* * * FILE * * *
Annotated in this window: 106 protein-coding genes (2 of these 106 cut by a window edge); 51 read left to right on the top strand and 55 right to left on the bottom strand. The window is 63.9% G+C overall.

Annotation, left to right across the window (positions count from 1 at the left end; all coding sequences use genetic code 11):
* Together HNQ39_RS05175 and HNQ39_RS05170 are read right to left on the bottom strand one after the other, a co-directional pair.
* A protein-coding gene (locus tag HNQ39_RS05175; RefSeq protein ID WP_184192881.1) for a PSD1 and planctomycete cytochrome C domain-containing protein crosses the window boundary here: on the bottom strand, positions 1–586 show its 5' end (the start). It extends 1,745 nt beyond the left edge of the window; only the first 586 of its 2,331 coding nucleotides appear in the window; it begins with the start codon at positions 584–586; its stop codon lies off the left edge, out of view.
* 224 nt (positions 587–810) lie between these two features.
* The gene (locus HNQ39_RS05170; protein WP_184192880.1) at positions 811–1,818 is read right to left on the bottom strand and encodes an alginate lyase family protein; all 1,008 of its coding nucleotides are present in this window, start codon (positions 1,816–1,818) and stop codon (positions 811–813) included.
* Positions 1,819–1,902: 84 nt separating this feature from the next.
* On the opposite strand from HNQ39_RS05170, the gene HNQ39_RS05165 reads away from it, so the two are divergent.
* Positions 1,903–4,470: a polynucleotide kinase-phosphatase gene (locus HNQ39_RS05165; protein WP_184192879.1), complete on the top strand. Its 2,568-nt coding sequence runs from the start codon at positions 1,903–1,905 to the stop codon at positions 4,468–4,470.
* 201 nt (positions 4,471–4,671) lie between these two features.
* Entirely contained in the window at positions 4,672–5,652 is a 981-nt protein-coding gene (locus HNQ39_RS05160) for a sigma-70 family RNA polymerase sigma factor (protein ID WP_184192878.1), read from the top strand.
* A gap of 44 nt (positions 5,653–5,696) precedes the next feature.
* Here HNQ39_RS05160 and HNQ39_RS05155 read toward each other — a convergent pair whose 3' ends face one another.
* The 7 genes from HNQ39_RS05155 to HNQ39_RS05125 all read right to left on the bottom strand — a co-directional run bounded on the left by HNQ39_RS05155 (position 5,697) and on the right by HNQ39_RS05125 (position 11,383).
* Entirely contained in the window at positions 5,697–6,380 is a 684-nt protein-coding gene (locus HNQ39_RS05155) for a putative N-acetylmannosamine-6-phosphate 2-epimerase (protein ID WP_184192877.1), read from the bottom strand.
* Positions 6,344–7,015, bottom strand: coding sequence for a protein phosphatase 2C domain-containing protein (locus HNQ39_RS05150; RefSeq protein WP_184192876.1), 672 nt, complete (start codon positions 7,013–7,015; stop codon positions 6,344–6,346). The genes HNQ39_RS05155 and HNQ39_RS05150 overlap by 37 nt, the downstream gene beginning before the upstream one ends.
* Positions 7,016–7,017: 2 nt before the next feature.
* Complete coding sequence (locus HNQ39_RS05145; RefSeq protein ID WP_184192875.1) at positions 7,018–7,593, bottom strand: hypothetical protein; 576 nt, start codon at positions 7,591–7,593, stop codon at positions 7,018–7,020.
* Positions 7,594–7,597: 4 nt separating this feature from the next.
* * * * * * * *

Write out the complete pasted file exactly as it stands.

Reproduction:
Annotated in this window: 106 protein-coding genes (2 of these 106 cut by a window edge); 51 read left to right on the top strand and 55 right to left on the bottom strand. The window is 63.9% G+C overall.

Annotation, left to right across the window (positions count from 1 at the left end; all coding sequences use genetic code 11):
* Together HNQ39_RS05175 and HNQ39_RS05170 are read right to left on the bottom strand one after the other, a co-directional pair.
* A protein-coding gene (locus tag HNQ39_RS05175; RefSeq protein ID WP_184192881.1) for a PSD1 and planctomycete cytochrome C domain-containing protein crosses the window boundary here: on the bottom strand, positions 1–586 show its 5' end (the start). It extends 1,745 nt beyond the left edge of the window; only the first 586 of its 2,331 coding nucleotides appear in the window; it begins with the start codon at positions 584–586; its stop codon lies off the left edge, out of view.
* 224 nt (positions 587–810) lie between these two features.
* The gene (locus HNQ39_RS05170; protein WP_184192880.1) at positions 811–1,818 is read right to left on the bottom strand and encodes an alginate lyase family protein; all 1,008 of its coding nucleotides are present in this window, start codon (positions 1,816–1,818) and stop codon (positions 811–813) included.
* Positions 1,819–1,902: 84 nt separating this feature from the next.
* On the opposite strand from HNQ39_RS05170, the gene HNQ39_RS05165 reads away from it, so the two are divergent.
* Positions 1,903–4,470: a polynucleotide kinase-phosphatase gene (locus HNQ39_RS05165; protein WP_184192879.1), complete on the top strand. Its 2,568-nt coding sequence runs from the start codon at positions 1,903–1,905 to the stop codon at positions 4,468–4,470.
* 201 nt (positions 4,471–4,671) lie between these two features.
* Entirely contained in the window at positions 4,672–5,652 is a 981-nt protein-coding gene (locus HNQ39_RS05160) for a sigma-70 family RNA polymerase sigma factor (protein ID WP_184192878.1), read from the top strand.
* A gap of 44 nt (positions 5,653–5,696) precedes the next feature.
* Here HNQ39_RS05160 and HNQ39_RS05155 read toward each other — a convergent pair whose 3' ends face one another.
* The 7 genes from HNQ39_RS05155 to HNQ39_RS05125 all read right to left on the bottom strand — a co-directional run bounded on the left by HNQ39_RS05155 (position 5,697) and on the right by HNQ39_RS05125 (position 11,383).
* Entirely contained in the window at positions 5,697–6,380 is a 684-nt protein-coding gene (locus HNQ39_RS05155) for a putative N-acetylmannosamine-6-phosphate 2-epimerase (protein ID WP_184192877.1), read from the bottom strand.
* Positions 6,344–7,015, bottom strand: coding sequence for a protein phosphatase 2C domain-containing protein (locus HNQ39_RS05150; RefSeq protein WP_184192876.1), 672 nt, complete (start codon positions 7,013–7,015; stop codon positions 6,344–6,346). The genes HNQ39_RS05155 and HNQ39_RS05150 overlap by 37 nt, the downstream gene beginning before the upstream one ends.
* Positions 7,016–7,017: 2 nt before the next feature.
* Complete coding sequence (locus HNQ39_RS05145; RefSeq protein ID WP_184192875.1) at positions 7,018–7,593, bottom strand: hypothetical protein; 576 nt, start codon at positions 7,591–7,593, stop codon at positions 7,018–7,020.
* Positions 7,594–7,597: 4 nt separating this feature from the next.